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FNA | Family List | FNA Vol. 9 | Rosaceae | Potentilla

8l. Potentilla Linnaeus sect. Leucophyllae (Rydberg) A. Nelson in J. M. Coulter and A. Nelson, New Man. Bot. Rocky Mt. 255. 1909.

Barbara Ertter, James L. Reveal

Potentilla [unranked] Leucophyllae Rydberg, Monogr. N. Amer. Potentilleae, 31. 1898; Potentilla [unranked] Hippianae Rydberg; Potentilla sect. Hippianae (Rydberg) Ertter & Reveal

Perennials, ± tufted, not stoloniferous; taproots not fleshy-thickened; vestiture primarily of long and cottony or sometimes crisped-cottony hairs, glands usually absent or sparse, sometimes common, not red. Stems ascending to erect, not flagelliform, not rooting at nodes, lateral to persistent basal rosettes, (0.3–)1.5–7(–8) dm, lengths (1–)1.5–4(–5) times basal leaves. Leaves: basal not 2-ranked; cauline (0–)1–6+; primary leaves pinnate to subpinnate (with distal leaflets often confluent), 3–45(–50) cm; petiole: long hairs usually ± to tightly appressed, sometimes ascending, usually stiff, sometimes weak, glands absent or sparse or obscured; leaflets (5–)7–15, on distal (1/6–)1/5–2/3 of leaf axis, separate to ± overlapping distally, oblanceolate to narrowly obovate, oblong, or cuneate, margins flat, distal 1/4 to whole length, rarely less, usually ± evenly incised 1/4–1/2 or less to midvein, sometimes entire, teeth (0–)2–18 per side, surfaces similar to strongly dissimilar, abaxial white to ± green, cottony hairs absent or sparse to dense, adaxial green to white, not glaucous, long hairs mostly weak, sometimes stiff. Inflorescences (5–)7–60-flowered, cymose, open. Pedicels straight in fruit, 0.3–3(–6) cm, proximal usually much longer than distal. Flowers 5-merous; hypanthium 2–7 mm diam.; petals yellow, ± obcordate, (3–)4–10 mm, usually longer than sepals, retuse; stamens 20–25; styles subapical, tapered-filiform, papillate-swollen in proximal 1/5 or less, (1–)1.5–3 mm. Achenes smooth to slightly rugose.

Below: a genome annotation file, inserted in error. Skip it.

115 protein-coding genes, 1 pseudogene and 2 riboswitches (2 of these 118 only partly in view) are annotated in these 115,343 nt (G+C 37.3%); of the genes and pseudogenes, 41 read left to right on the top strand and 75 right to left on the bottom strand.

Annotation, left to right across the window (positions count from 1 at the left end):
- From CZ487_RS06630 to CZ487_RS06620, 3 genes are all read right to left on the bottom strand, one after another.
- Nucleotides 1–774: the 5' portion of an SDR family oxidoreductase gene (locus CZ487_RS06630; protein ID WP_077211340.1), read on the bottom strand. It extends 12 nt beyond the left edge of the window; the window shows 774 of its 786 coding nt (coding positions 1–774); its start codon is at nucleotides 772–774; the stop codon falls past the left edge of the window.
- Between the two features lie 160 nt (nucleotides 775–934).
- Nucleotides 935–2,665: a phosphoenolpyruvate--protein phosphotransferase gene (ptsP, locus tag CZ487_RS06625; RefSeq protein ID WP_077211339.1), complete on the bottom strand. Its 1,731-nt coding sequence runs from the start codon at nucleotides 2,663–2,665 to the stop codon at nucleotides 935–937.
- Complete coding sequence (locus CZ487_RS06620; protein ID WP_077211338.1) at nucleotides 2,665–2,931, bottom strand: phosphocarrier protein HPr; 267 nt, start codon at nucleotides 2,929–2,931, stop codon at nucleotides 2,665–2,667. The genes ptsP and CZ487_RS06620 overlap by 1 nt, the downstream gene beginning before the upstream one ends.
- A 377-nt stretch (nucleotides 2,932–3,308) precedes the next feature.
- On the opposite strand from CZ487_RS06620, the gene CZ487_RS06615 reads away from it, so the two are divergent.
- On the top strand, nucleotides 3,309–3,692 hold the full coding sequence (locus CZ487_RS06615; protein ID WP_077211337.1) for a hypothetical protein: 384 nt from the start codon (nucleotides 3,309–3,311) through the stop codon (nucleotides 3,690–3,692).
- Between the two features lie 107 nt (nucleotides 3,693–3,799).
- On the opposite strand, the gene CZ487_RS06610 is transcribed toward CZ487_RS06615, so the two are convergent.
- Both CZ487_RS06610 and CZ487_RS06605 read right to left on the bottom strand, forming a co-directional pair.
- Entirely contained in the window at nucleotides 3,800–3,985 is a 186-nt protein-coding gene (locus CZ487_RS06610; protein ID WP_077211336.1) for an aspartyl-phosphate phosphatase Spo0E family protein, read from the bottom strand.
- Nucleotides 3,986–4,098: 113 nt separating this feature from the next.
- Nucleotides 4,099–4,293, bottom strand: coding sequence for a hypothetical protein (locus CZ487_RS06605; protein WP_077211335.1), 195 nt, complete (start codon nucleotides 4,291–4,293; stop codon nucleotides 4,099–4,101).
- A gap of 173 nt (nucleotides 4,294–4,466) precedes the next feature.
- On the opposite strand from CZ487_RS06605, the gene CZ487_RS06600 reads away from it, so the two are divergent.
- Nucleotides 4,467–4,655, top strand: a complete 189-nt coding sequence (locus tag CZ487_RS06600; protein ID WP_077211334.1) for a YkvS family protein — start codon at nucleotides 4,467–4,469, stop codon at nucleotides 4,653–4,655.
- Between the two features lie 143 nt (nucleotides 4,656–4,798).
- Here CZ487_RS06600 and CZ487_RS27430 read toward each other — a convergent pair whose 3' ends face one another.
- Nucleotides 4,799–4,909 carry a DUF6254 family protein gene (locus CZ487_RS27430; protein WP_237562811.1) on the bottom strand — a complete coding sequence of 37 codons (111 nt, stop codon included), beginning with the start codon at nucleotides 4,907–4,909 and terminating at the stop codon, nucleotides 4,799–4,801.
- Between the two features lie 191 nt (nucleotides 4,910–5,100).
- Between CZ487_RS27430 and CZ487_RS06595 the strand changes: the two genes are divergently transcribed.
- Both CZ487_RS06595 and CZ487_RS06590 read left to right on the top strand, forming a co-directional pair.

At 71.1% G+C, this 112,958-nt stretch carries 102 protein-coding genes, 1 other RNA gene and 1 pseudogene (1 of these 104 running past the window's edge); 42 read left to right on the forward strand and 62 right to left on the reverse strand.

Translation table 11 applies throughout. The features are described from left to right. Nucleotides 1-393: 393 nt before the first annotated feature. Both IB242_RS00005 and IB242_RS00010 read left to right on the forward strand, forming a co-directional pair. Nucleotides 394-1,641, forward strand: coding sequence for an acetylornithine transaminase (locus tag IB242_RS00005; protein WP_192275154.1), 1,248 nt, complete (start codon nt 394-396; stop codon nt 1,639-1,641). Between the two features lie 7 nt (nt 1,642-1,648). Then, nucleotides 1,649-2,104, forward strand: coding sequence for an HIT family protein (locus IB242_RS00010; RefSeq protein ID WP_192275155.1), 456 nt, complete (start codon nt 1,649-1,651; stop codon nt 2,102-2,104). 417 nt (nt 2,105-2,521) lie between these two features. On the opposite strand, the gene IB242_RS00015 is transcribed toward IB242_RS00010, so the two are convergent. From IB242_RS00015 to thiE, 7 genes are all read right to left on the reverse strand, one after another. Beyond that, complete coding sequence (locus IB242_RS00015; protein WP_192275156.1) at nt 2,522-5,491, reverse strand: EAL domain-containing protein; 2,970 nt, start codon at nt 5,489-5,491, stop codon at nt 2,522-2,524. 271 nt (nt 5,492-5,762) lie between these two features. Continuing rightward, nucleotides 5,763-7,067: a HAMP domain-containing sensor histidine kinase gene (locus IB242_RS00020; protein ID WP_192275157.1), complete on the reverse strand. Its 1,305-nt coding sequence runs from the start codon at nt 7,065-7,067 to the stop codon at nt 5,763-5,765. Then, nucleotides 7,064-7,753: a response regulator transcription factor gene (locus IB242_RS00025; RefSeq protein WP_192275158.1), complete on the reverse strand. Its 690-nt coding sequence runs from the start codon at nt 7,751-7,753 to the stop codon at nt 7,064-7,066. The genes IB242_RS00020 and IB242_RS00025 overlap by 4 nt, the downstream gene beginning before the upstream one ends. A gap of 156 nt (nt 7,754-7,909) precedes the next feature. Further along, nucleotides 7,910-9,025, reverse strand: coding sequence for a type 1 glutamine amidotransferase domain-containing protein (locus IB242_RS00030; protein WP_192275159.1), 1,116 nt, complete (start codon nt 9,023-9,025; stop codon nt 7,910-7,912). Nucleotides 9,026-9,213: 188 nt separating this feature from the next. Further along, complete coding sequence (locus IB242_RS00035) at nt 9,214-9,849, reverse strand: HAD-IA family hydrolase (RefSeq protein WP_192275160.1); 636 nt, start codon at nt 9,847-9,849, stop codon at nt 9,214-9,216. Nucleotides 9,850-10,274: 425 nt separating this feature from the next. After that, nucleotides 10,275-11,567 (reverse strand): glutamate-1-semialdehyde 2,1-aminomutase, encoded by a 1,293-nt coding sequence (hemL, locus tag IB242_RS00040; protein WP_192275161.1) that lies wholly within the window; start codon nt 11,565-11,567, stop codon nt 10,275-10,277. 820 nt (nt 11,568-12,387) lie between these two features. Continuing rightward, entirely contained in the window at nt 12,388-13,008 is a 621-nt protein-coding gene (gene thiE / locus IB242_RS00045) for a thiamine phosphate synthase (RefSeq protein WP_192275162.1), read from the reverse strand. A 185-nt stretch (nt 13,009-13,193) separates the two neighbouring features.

Species 4 (4 in the flora): w, c North America.

Section Leucophyllae is an apparent radiation of four species in monsoonal regions of the American Southwest, ranging from the Colorado Plateau, Rocky Mountains, and western Great Plains to the prairies of Canada. The plants share features with sect. Graciles but have consistently pinnate leaves, distal leaflets often decurrent, and petioles commonly densely strigose. Plants are often locally abundant in relatively dry forest openings and open grasslands, tending to be more xeric-tolerant than plants of sect. Graciles.

Descriptions and keys focus on the most distinctive expressions, which are blurred by a propensity for the species to hybridize wherever they grow sympatrically. This is counteracted by at least some level of habitat partitioning; for example, Potentilla hippiana tends to occur on deeper soils and P. crinita on rockier slopes than other species in this section.

As a further complication, key diagnostic characters sometimes sort independently in different parts of the relatively large ranges of the species. The prairie expression described as Potentilla argyrea is particularly problematic, undermining the distinction between P. effusa and P. hippiana in the northern part of their ranges. In the southern Rocky Mountains, the two species are relatively distinct on the basis of correlated vestiture and leaflet toothing. In contrast, the prairie expression combines vestiture closer to P. hippiana with leaflet features of P. effusa. Pending further analysis, B. Boivin (1952) and B. C. Johnston (1980) are followed in retaining this variant in P. hippiana, though without formal taxonomic recognition. Inclusion in P. effusa might prove more justified, as done by J. Soják (2006).